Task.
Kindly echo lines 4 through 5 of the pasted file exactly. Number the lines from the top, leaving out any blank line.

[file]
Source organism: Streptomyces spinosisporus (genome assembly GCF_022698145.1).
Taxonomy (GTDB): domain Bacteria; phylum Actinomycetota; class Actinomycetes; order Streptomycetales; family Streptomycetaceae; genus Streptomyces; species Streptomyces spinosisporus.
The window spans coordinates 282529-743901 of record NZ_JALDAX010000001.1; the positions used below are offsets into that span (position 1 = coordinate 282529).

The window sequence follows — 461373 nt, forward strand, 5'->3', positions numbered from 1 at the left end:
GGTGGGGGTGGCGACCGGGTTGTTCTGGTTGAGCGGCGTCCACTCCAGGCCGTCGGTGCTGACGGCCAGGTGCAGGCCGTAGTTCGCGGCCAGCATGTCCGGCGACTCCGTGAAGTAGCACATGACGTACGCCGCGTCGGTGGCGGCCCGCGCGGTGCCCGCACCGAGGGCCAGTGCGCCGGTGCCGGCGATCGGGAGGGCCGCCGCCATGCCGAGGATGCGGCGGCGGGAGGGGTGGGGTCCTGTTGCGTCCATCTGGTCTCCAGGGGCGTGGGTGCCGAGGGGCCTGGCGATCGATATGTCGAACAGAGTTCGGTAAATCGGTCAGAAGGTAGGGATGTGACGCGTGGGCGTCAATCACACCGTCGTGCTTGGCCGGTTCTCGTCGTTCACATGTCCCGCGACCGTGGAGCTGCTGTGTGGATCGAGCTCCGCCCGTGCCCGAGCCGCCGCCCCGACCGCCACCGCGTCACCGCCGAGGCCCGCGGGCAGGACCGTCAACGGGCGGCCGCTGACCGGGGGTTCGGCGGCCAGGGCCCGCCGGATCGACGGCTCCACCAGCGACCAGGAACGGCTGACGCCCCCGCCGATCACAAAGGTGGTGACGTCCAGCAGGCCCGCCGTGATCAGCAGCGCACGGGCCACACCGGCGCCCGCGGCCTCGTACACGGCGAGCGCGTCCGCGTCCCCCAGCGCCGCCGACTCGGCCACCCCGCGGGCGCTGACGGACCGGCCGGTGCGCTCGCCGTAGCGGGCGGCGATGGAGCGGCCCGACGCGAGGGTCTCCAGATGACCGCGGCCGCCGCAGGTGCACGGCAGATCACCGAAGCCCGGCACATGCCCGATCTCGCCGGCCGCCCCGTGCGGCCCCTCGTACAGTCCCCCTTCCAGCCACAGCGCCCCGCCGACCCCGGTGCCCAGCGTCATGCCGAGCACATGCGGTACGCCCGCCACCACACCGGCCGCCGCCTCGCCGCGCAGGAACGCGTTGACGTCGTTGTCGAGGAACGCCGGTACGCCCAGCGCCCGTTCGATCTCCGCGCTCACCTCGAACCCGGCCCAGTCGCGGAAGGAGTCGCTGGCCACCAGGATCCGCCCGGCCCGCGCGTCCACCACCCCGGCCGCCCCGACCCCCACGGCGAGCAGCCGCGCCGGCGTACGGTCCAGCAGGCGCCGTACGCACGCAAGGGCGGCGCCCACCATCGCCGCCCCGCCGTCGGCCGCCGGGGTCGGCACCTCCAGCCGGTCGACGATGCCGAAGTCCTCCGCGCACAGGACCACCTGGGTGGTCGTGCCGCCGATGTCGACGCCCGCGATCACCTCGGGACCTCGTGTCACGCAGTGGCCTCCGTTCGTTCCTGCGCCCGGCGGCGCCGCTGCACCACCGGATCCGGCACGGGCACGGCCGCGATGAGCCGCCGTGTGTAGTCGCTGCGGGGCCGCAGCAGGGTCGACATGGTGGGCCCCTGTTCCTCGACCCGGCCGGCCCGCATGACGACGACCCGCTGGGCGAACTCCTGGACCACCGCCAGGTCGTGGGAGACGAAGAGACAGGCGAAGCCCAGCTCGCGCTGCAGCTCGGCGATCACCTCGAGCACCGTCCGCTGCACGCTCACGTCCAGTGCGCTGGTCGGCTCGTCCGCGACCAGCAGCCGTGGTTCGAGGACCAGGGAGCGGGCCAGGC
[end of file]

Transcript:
The window sequence follows — 461373 nt, forward strand, 5'->3', positions numbered from 1 at the left end:
GGTGGGGGTGGCGACCGGGTTGTTCTGGTTGAGCGGCGTCCACTCCAGGCCGTCGGTGCTGACGGCCAGGTGCAGGCCGTAGTTCGCGGCCAGCATGTCCGGCGACTCCGTGAAGTAGCACATGACGTACGCCGCGTCGGTGGCGGCCCGCGCGGTGCCCGCACCGAGGGCCAGTGCGCCGGTGCCGGCGATCGGGAGGGCCGCCGCCATGCCGAGGATGCGGCGGCGGGAGGGGTGGGGTCCTGTTGCGTCCATCTGGTCTCCAGGGGCGTGGGTGCCGAGGGGCCTGGCGATCGATATGTCGAACAGAGTTCGGTAAATCGGTCAGAAGGTAGGGATGTGACGCGTGGGCGTCAATCACACCGTCGTGCTTGGCCGGTTCTCGTCGTTCACATGTCCCGCGACCGTGGAGCTGCTGTGTGGATCGAGCTCCGCCCGTGCCCGAGCCGCCGCCCCGACCGCCACCGCGTCACCGCCGAGGCCCGCGGGCAGGACCGTCAACGGGCGGCCGCTGACCGGGGGTTCGGCGGCCAGGGCCCGCCGGATCGACGGCTCCACCAGCGACCAGGAACGGCTGACGCCCCCGCCGATCACAAAGGTGGTGACGTCCAGCAGGCCCGCCGTGATCAGCAGCGCACGGGCCACACCGGCGCCCGCGGCCTCGTACACGGCGAGCGCGTCCGCGTCCCCCAGCGCCGCCGACTCGGCCACCCCGCGGGCGCTGACGGACCGGCCGGTGCGCTCGCCGTAGCGGGCGGCGATGGAGCGGCCCGACGCGAGGGTCTCCAGATGACCGCGGCCGCCGCAGGTGCACGGCAGATCACCGAAGCCCGGCACATGCCCGATCTCGCCGGCCGCCCCGTGCGGCCCCTCGTACAGTCCCCCTTCCAGCCACAGCGCCCCGCCGACCCCGGTGCCCAGCGTCATGCCGAGCACATGCGGTACGCCCGCCACCACACCGGCCGCCGCCTCGCCGCGCAGGAACGCGTTGACGTCGTTGTCGAGGAACGCCGGTACGCCCAGCGCCCGTTCGATCTCCGCGCTCACCTCGAACCCGGCCCAGTCGCGGAAGGAGTCGCTGGCCACCAGGATCCGCCCGGCCCGCGCGTCCACCACCCCGGCCGCCCCGACCCCCACGGCGAGCAGCCGCGCCGGCGTACGGTCCAGCAGGCGCCGTACGCACGCAAGGGCGGCGCCCACCATCGCCGCCCCGCCGTCGGCCGCCGGGGTCGGCACCTCCAGCCGGTCGACGATGCCGAAGTCCTCCGCGCACAGGACCACCTGGGTGGTCGTGCCGCCGATGTCGACGCCCGCGATCACCTCGGGACCTCGTGTCACGCAGTGGCCTCCGTTCGTTCCTGCGCCCGGCGGCGCCGCTGCACCACCGGATCCGGCACGGGCACGGCCGCGATGAGCCGCCGTGTGTAGTCGCTGCGGGGCCGCAGCAGGGTCGACATGGTGGGCCCCTGTTCCTCGACCCGGCCGGCCCGCATGACGACGACCCGCTGGGCGAACTCCTGGACCACCGCCAGGTCGTGGGAGACGAAGAGACAGGCGAAGCCCAGCTCGCGCTGCAGCTCGGCGATCACCTCGAGCACCGTCCGCTGCACGCTCACGTCCAGTGCGCTGGTCGGCTCGTCCGCGACCAGCAGCCGTGGTTCGAGGACCAGGGAGCGGGCCAGGC